Oct 28, 2021 - Sale 2584

Sale 2584 - Lot 42

Price Realized: $ 30,000
?Final Price Realized includes Buyer’s Premium added to Hammer Price
Estimate: $ 3,000 - $ 4,000
ARCHIVE REVEALING HIS CROSS-DISCIPLINARY INTERESTS SPANNING DECADES (SCIENTISTS.) DYSON, FREEMAN. Archive of 29 Autograph Letters Signed and a Typescript Signed and Inscribed, to physicist Jeremy Bernstein. The letters, "Freeman" or "Freeman and Imme [Jung, his wife]" or "F" or "F & I," on personal and professional topics. Together 57 pages. 4to or 8vo, most on "Institute for Advanced Study" stationery; a few with moderate staining, otherwise generally good condition. The typescript, 14 lines on cover page beginning "It is strange that this idea, which seemed like a joke when we discussed it in April, now suddenly became serious . . . ," draft of his article "Volcano Theory of Pulsars," published in the August 2, 1969, issue of Nature. 4 1/2 pages, 4to, stapled together at upper left; moderate scattered staining, folds. Vp, 1958-90; Np, [1969]

Additional Details

6 February 1959: ". . . Tommy Gold was here with a new scheme for a power-source for satellites in the kilowatt range. This is an excellent idea and can increase the usefulness of satellites by an order of magnitude. There is a good chance G.A. will manufacture it, if [it] is not connected with the space-ship and might be in operation within a few months. . . ."
14 October 1968: ". . . I have been in the full tide of happiness these last days, proving that one-dimensional Ising models with an interaction going like (distance)-[alpha] have a phase-transition when 1<[alpha]<2. Now it is midnight and I just wrote the last words of the proof in a strangely luminous state of mind, as Gibbon described in his autobiography how he wrote the last words of the 'Decline and Fall'. . . ."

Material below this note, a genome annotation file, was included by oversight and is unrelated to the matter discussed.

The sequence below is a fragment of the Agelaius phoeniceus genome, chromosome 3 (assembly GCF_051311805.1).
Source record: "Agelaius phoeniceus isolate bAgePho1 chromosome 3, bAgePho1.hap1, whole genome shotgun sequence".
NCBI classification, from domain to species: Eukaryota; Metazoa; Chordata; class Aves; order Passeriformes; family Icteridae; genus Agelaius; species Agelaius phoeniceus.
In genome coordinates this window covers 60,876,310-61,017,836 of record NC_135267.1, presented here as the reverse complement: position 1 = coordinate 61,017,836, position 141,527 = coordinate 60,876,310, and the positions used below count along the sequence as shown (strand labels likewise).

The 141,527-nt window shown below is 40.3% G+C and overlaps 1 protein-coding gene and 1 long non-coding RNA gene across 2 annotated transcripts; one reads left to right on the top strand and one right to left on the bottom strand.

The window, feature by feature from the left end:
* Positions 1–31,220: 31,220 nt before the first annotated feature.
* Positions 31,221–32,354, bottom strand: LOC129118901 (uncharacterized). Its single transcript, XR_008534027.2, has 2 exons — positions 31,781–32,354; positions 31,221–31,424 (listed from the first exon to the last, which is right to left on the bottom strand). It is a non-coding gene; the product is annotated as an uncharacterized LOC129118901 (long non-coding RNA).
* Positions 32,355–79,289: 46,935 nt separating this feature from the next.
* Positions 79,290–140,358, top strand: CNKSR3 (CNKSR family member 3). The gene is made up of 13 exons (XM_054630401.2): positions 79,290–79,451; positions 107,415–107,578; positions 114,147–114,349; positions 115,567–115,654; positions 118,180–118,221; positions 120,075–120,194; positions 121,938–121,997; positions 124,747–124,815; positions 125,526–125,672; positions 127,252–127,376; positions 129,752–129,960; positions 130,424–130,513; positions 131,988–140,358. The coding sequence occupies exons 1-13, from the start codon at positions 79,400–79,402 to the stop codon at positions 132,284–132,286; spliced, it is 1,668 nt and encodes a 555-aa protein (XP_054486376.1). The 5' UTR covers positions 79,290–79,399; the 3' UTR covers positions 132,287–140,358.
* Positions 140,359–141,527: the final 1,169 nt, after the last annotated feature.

6 May 1969: "I was woken by a shattering explosion, followed by moans and cries for help. I was too scared and stunned to run down immediately. While I hesitated a man was burning to death. . . .
"The bomb was presumably intended only to burn down the Faculty Club where I am staying. Unfortunately the caretaker found it and it blew up in his hands. . ." [Although no motive was ever established, some have speculated that the pipe bomb that exploded at the UCSB Faculty Club on April 11, 1969 was intended to assassinate Freeman Dyson for his involvement in nuclear weapons research].
15 February 1970: ". . . I would like to . . . write about the modern weapons, A[nti-]B[allistic] M[issile] and M[ultiple] I[ndependently targetable] R[eentry] V[ehicle] and such. . . . [P]artly because I think it would be valuable to make these things understandable to the N.Y. public. But I don't see yet how to do it."
15 December 1971: ". . . I read the article 'Über die Untersuchung des Aetherzustandes im magnetischen Felde' which Einstein wrote at the age of 15 . . . . I found it extremely illuminating. In fact it has very much the same value for the understanding of Einstein's development as the decipherment of Linear B had for the understanding of Greek history. In both cases we were suddenly and unexpectedly confronted with a written document from a period far earlier than anybody had believed possible. . . .